Amazon Prime Video reminds us we don't own the TV shows and movies we buy

Prime Video
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You probably already knew you don't technically own the majority of digital content you download on major platforms like Steam and Amazon Prime – instead, you're paying for a license to access that content in a lot of cases. 

This week, Amazon Prime Video reiterated this point as part of a motion to dismiss a lawsuit over allegations of unfair competition and false advertising. According to THR, the complaint argued that Amazon "secretly reserves the right" to stop users accessing content purchased through Prime Video.

In its motion to dismiss, Amazon makes the point that the Prime Video Terms of Use explains to consumers what they're paying for when they buy movies, TV shows and other digital content. 

"The most relevant agreement here – the Prime Video Terms of Use – is presented to consumers every time they buy digital content on Amazon Prime Video. These Terms of Use expressly state that purchasers obtain only a limited license to view video content and that purchased content may become unavailable due to provider license restriction or other reasons."

Amazon says that the plaintiff in the case hasn't had any Prime Video content become unavailable to date. "Plaintiff claims that Defendant Amazon's Prime Video service, which allows consumers to purchase video content for streaming or download, misleads consumers because sometimes that video content might later become unavailable if a third-party rights' holder revokes or modifies Amazon's license. 

"The Complaint points vaguely to online commentary about this alleged potential harm but does not identify any Prime Video purchase unavailable to Plaintiff herself. In fact, all of the Prime Video content that Plaintiff has ever purchased remains available. And Plaintiff has continued to buy content on Amazon Prime Video even after this Complaint was filed, making thirteen such purchases."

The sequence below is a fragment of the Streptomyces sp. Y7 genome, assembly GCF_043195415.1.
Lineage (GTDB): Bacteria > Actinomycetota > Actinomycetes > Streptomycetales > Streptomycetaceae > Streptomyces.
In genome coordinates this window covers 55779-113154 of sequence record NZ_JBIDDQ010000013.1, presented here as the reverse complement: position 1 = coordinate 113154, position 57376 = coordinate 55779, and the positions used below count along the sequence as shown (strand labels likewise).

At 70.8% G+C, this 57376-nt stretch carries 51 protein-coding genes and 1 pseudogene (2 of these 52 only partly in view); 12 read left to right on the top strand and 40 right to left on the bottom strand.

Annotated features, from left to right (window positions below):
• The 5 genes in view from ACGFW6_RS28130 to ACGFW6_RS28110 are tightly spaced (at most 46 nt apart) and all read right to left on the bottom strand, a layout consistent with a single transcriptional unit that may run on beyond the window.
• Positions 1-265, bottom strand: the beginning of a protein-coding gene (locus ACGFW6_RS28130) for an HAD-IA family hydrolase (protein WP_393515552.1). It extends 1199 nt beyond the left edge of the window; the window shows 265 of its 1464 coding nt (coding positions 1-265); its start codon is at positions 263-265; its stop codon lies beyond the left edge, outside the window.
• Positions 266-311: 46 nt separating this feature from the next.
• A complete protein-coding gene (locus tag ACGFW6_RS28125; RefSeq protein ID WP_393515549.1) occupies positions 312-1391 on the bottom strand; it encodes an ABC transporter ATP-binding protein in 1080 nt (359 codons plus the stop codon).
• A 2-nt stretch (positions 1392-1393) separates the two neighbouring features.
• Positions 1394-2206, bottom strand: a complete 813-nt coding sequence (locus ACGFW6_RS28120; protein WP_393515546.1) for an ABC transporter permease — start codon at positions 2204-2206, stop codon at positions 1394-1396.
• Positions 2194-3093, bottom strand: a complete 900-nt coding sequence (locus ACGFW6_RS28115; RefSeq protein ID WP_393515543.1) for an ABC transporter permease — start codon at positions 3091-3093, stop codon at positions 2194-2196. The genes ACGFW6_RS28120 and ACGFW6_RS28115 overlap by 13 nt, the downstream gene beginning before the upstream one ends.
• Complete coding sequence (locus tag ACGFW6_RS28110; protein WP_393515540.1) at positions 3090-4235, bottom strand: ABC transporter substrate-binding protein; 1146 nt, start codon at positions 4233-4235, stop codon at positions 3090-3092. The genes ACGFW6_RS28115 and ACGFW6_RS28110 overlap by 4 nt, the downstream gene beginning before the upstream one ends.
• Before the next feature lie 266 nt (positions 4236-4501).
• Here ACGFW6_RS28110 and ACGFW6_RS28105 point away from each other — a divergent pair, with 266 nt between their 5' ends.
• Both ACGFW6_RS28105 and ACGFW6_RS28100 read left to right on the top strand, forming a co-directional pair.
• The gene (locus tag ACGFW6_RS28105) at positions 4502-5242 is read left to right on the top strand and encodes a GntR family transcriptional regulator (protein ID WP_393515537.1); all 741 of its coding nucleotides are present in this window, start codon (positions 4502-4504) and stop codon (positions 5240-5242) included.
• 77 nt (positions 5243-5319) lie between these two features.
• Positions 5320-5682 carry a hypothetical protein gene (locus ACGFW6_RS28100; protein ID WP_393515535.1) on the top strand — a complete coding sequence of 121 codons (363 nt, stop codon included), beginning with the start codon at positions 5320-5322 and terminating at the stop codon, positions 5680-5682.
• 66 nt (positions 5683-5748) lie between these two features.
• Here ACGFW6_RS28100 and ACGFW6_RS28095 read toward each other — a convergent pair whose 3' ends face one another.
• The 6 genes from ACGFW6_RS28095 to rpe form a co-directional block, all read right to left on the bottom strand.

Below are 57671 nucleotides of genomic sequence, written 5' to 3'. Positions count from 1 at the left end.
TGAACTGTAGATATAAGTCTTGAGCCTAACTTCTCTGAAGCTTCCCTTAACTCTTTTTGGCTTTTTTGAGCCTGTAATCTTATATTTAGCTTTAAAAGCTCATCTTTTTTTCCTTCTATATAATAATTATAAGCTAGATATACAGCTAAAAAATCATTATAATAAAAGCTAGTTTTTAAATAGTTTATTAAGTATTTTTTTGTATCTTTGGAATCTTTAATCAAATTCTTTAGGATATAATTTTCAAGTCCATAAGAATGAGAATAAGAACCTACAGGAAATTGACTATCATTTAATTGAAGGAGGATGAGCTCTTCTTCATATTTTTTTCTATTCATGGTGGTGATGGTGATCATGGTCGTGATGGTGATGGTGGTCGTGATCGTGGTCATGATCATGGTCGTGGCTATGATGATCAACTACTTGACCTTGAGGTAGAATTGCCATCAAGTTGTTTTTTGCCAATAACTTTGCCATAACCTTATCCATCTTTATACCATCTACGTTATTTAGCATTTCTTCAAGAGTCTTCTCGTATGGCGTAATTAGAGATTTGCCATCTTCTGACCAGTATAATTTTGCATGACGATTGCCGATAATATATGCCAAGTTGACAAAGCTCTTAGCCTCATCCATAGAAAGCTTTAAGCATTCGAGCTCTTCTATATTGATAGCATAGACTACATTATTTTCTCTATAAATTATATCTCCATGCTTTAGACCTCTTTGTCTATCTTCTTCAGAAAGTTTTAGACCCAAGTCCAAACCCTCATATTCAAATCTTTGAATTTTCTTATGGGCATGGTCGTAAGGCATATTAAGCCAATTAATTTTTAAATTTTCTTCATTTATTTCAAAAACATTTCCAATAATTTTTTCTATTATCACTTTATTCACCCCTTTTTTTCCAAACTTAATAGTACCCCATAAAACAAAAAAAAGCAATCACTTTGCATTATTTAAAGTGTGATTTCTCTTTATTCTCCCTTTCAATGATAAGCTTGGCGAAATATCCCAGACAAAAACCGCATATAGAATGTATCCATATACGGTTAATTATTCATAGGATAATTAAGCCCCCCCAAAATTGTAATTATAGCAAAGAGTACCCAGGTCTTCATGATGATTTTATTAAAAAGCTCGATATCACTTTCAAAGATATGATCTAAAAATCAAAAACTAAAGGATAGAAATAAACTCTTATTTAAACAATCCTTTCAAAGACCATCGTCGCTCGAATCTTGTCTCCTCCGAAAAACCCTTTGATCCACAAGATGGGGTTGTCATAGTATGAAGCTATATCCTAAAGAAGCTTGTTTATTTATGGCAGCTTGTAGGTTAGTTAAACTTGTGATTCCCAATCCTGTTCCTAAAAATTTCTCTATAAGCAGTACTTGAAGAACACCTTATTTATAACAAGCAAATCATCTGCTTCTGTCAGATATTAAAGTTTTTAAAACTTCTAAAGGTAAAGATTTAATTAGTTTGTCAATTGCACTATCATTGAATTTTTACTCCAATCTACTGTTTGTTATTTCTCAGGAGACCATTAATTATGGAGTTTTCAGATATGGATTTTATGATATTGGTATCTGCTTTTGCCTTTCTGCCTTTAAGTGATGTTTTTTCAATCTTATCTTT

This isn't news, as such, but it is interesting to see it discussed in a legal setting. The term 'limited license' is used a lot – Amazon says one of the reasons digital content is sold this way is because the retailer is at the behest of those who own it. 

"Digital Content is offered to customers under a limited license, in part, because some of that Content is owned by third-parties who ultimately control its access and availability."

This is a key difference between digital content and physical media – no one can come to your house and take your DVD collection away because, say, a movie studio no longer has the license to the songs on the soundtrack. In offering movies and shows on Amazon, the owners of the content have more rights in how and when you can access it.

How much does digital ownership matter?

Speaking personally, a few years ago I noticed I couldn't redownload songs I'd bought on the Silent Hill 2 soundtrack on iTunes, because the owners of the music withdrew it from sale. 

That really sucked – and was a catalyst in me abandoning purchases on iTunes altogether, and just signing up to Spotify (though I could still transfer the music from my iTunes library on my PC to my Apple devices). 

In many ways, the various subscription models that have permeated different entertainment industries – from Spotify to Netflix to Xbox Game Pass – have made ownership less of a priority. It still matters, though, that making a financial commitment ensures you can access the content in question for as long as you want. That's why you're purchasing and not renting, after all. 

It's always worth reading the fine print for the different retailers you use – and ensuring you're happy with what you're actually paying for. 

Samuel Roberts

Samuel is a PR Manager at game developer Frontier. Formerly TechRadar's Senior Entertainment Editor, he's an expert in Marvel, Star Wars, Netflix shows and general streaming stuff. Before his stint at TechRadar, he spent six years at PC Gamer. Samuel is also the co-host of the popular Back Page podcast, in which he details the trials and tribulations of being a games magazine editor – and attempts to justify his impulsive eBay games buying binges.